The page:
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House of Commons Hansard
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Use of disposable barbecues
01 September 2020
Volume 679

The Petition of Kate Collison and Janette Duke, residents of the New Forest District in Hampshire,

Declares that the use of disposable barbecues and their careless abandonment are a proven cause of wild fires; further declares that such wild fires not only risk human life but also cause devastation to wildlife and their habitat; notes that single use disposable barbecues comprise a tin foil tray filled with impregnated ‘easy light’ charcoal with a wire mesh over; further notes that they are lightweight, can easily be carried to beauty spots, wildlife reserves, and beaches, and can be purchased for as little as £1.99 per unit; further notes they have no integral frame support so can be sat directly on the ground causing damage once lit; further notes they emit dangerous carbon monoxide fumes not only during use but also during the cooling process; further notes that whilst they are easy to carry prior to use they are almost impossible to carry away for many hours after use whilst they remain hot, meaning they are often left as litter with devastating consequences; further notes reports that fire services across the country have shown that these abandoned barbecues have been found in the areas where devastating fires have occurred, for example, Wareham Forest, which in May 2020, despite the efforts of 150 firefighters, burned for more than 3 days and devastated 470 acres of heath and woodland, with 11 portable barbecues subsequently found in the burn area; further notes that Chinese sky lanterns, which can pose a similar threat to wildlife and their habitat, were once seen as acceptable but are now recognised as irresponsible and dangerous; and further notes the related Change.org petitions on this matter from the same petitioners, which collectively have over 9,000 signatures.

The petitioners therefore request that the House of Commons urge the Government to consider a ban on the sale of single use disposable barbecues within the United Kingdom.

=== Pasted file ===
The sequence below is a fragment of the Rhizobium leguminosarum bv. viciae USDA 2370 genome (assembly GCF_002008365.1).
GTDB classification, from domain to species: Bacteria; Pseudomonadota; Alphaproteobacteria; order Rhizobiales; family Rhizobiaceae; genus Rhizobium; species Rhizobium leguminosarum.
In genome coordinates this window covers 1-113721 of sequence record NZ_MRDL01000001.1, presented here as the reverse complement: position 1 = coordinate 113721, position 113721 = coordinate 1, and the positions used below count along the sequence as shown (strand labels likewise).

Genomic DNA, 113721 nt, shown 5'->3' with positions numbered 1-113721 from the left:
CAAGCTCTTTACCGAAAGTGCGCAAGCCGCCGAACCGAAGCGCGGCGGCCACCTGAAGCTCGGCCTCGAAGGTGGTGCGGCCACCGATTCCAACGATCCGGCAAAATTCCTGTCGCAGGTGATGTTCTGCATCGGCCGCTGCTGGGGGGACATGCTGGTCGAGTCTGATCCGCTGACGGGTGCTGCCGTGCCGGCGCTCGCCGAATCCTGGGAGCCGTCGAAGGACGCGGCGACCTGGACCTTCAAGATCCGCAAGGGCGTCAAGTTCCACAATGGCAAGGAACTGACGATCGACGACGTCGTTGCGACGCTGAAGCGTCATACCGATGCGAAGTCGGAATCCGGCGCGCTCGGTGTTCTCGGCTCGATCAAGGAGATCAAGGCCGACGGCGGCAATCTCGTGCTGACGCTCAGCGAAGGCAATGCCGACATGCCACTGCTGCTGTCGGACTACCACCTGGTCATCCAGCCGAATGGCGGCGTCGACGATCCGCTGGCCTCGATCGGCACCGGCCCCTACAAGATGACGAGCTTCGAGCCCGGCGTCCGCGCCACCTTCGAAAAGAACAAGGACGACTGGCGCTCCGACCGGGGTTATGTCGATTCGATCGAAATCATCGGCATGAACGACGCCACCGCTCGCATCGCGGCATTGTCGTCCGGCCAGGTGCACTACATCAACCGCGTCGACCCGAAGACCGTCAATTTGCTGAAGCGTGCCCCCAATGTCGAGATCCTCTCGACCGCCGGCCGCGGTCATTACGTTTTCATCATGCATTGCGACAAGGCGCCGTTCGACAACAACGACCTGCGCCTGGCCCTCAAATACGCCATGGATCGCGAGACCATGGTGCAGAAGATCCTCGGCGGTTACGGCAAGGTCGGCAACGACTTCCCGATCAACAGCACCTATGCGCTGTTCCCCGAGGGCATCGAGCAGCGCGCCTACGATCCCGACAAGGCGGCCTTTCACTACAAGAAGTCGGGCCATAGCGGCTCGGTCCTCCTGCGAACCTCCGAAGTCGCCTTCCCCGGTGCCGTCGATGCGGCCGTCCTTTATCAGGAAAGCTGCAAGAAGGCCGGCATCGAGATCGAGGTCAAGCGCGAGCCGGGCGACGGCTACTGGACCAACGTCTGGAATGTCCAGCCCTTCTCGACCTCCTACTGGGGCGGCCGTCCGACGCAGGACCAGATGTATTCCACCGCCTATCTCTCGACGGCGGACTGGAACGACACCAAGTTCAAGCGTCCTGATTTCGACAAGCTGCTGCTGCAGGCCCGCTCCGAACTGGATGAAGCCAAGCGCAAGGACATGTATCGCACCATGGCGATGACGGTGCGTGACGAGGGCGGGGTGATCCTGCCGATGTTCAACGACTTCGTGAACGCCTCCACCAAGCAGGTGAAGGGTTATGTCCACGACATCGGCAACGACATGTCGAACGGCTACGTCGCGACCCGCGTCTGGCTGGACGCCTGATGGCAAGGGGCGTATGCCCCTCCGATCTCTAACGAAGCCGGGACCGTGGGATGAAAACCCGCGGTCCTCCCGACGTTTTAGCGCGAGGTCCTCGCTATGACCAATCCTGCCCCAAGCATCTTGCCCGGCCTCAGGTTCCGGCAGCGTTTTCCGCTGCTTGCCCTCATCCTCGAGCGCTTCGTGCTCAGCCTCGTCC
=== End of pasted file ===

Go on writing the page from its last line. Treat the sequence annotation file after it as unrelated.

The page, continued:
And the petitioners remain, etc.—[Presented by Dr Julian Lewis, Official Report, 30 June 2020; Vol. 678, c. 291.]

[P002585]

Observations from the Under-Secretary of State for Environment, Food and Rural Affairs (Rebecca Pow):

The Government would like to thank Kate Collison and Janette Duke, residents of the New Forest, for their petition urging the Government to consider a ban on the sale of single use disposable barbecues within the United Kingdom.

The Government share the concern of the petitioners about the careless use of disposable barbeques, and the associated risk of wildfires and threat to wildlife and the natural environment.

The Countryside Code, published by Natural England, includes clear messages not to have barbecues or light fires when outdoors in the countryside. It can be found online at: https://www.gov.uk/government/publications/the-countryside-code/the-countryside-code

Defra is working with rural organisations to promote a series of guidance videos to educate users about accessing the countryside safely. These reinforce messages in the Countryside Code and highlight the risks of using barbecues. These videos are disseminated over social media, including Twitter and Facebook.

In terms of legal powers, current byelaw legislation allows for local authorities to restrict and enforce the use of disposable barbecues in parks and public spaces. The Government are aware that some local authorities have already made use of byelaws to ban disposable barbecues or sky lanterns.

The Anti-social Behaviour, Crime and Policing Act 2014 provides powers for local authorities to introduce Public Spaces Protection Orders. Orders can be introduced in a specific public place where the local authority is satisfied on reasonable grounds that certain conditions have been met. These require that:

Activities have taken place that have had a detrimental effect on the quality of life of those in the locality, or it is likely that activities will take place and that they will have a detrimental effect.

The effect or likely effect of these activities;

Is or is likely to be persistent or continuing in nature

Is, or is likely to be, unreasonable

Justifies the restrictions being imposed.

Providing these tests are met, these powers can be used to introduce orders on the use of disposable barbecues.